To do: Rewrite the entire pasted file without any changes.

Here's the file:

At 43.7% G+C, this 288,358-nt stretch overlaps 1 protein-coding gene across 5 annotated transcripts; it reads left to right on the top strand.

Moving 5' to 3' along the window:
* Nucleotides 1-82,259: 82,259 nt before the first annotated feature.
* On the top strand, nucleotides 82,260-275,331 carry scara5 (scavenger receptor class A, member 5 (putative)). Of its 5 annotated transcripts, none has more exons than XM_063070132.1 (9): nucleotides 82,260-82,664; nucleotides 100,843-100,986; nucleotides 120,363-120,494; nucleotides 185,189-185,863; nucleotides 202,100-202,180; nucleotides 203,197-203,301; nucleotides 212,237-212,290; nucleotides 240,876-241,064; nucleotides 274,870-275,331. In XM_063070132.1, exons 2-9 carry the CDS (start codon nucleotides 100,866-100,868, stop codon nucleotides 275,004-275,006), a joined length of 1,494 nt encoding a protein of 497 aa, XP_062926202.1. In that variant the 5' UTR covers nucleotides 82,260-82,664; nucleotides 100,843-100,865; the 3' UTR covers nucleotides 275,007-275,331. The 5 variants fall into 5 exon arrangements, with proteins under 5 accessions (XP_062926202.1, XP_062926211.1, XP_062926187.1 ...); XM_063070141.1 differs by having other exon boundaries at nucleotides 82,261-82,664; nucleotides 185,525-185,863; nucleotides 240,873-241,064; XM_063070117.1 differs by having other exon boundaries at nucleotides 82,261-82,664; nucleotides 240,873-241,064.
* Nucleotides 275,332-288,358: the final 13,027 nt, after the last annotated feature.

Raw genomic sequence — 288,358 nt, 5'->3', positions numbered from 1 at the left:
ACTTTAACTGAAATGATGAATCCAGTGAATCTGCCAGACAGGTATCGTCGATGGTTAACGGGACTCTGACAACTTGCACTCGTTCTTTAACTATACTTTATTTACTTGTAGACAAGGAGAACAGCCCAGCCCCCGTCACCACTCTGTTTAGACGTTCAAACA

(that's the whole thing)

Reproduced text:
At 43.7% G+C, this 288,358-nt stretch overlaps 1 protein-coding gene across 5 annotated transcripts; it reads left to right on the top strand.

Moving 5' to 3' along the window:
* Nucleotides 1-82,259: 82,259 nt before the first annotated feature.
* On the top strand, nucleotides 82,260-275,331 carry scara5 (scavenger receptor class A, member 5 (putative)). Of its 5 annotated transcripts, none has more exons than XM_063070132.1 (9): nucleotides 82,260-82,664; nucleotides 100,843-100,986; nucleotides 120,363-120,494; nucleotides 185,189-185,863; nucleotides 202,100-202,180; nucleotides 203,197-203,301; nucleotides 212,237-212,290; nucleotides 240,876-241,064; nucleotides 274,870-275,331. In XM_063070132.1, exons 2-9 carry the CDS (start codon nucleotides 100,866-100,868, stop codon nucleotides 275,004-275,006), a joined length of 1,494 nt encoding a protein of 497 aa, XP_062926202.1. In that variant the 5' UTR covers nucleotides 82,260-82,664; nucleotides 100,843-100,865; the 3' UTR covers nucleotides 275,007-275,331. The 5 variants fall into 5 exon arrangements, with proteins under 5 accessions (XP_062926202.1, XP_062926211.1, XP_062926187.1 ...); XM_063070141.1 differs by having other exon boundaries at nucleotides 82,261-82,664; nucleotides 185,525-185,863; nucleotides 240,873-241,064; XM_063070117.1 differs by having other exon boundaries at nucleotides 82,261-82,664; nucleotides 240,873-241,064.
* Nucleotides 275,332-288,358: the final 13,027 nt, after the last annotated feature.

Raw genomic sequence — 288,358 nt, 5'->3', positions numbered from 1 at the left:
ACTTTAACTGAAATGATGAATCCAGTGAATCTGCCAGACAGGTATCGTCGATGGTTAACGGGACTCTGACAACTTGCACTCGTTCTTTAACTATACTTTATTTACTTGTAGACAAGGAGAACAGCCCAGCCCCCGTCACCACTCTGTTTAGACGTTCAAACA